Current Psychology

, Volume 29, Issue 1, pp 24–33

Personality and Reaction Time after Sleep Deprivation

Authors

    • Outcomes & Assessment LaboratoryKessler Foundation Research Center
    • University of Medicine and Dentistry of New Jersey
  • Michael David Horner
    • Ralph H. Johnson Department of Veterans Affairs Medical Center
    • Medical University of South Carolina
  • Samet Kose
    • Brain Stimulation Laboratory
    • Center for Advanced Imaging Research
    • Department of PsychiatryVanderbilt University
  • Kaori Yamanaka
    • Department of NeuropsychiatryShowa University School of Medicine
  • Alexander Mishory
    • Brain Stimulation Laboratory
    • Center for Advanced Imaging Research
  • Qiwen Mu
    • Brain Stimulation Laboratory
    • Center for Advanced Imaging Research
  • Ziad Nahas
    • Brain Stimulation Laboratory
    • Center for Advanced Imaging Research
  • Sarah A. Wells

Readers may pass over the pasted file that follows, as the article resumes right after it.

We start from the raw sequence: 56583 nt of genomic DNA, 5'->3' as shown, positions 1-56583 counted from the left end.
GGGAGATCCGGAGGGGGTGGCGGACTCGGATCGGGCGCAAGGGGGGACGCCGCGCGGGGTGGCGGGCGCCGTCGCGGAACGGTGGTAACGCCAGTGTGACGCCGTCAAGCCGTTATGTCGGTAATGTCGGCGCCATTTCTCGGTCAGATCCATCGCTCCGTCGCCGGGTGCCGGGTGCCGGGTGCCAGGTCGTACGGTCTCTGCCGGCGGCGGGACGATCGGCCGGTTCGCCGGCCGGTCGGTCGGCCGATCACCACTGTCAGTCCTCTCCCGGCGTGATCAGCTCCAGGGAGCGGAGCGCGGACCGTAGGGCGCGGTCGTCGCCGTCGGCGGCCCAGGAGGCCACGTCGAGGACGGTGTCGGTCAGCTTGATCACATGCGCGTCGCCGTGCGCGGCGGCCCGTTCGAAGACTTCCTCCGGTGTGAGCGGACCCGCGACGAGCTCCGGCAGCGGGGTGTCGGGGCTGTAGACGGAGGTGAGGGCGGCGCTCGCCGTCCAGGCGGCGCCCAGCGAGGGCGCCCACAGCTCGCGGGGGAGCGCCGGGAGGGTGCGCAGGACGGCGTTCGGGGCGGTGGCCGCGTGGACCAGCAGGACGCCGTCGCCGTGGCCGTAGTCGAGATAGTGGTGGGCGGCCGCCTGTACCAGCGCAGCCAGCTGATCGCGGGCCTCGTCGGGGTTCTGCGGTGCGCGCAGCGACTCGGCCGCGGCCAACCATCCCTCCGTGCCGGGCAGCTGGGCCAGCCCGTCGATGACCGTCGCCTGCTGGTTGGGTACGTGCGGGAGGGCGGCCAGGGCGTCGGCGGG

• Brain Stimulation Laboratory
    • Center for Advanced Imaging Research
  • Mark S. George
    • Medical University of South Carolina
    • Brain Stimulation Laboratory
    • Center for Advanced Imaging Research
Article

DOI: 10.1007/s12144-009-9068-8

Cite this article as:
Carlozzi, N.E., Horner, M.D., Kose, S. et al. Curr Psychol (2010) 29: 24. doi:10.1007/s12144-009-9068-8

Abstract

The relationship between reaction time and both state and trait personality variables was investigated in 37 participants after 30 h of sleep deprivation. Regression analyses suggested that endorsement of greater Novelty Seeking, anger/hostility, and depression/dejection, and less confusion, was associated with greater reaction time declines on one Multi-Attribute Task Battery index after sleep deprivation. Further, greater Novelty Seeking and depression/dejection, and less vigor/activity, was associated with greater reaction time declines after sleep deprivation on another Multi-Attribute Task Battery index. Additional correlational analyses indicated that better reaction times were associated with greater Novelty Seeking and lower anger/hostility prior to sleep deprivation, and less confusion/bewilderment following sleep deprivation. Findings suggest that both state and trait personality variables are associated with reaction time performance following sleep deprivation.

Keywords

Cognition Personality Reaction time Sleep deprivation State personality variables Trait personality variables Experiment

Copyright information

© Springer Science+Business Media, LLC 2009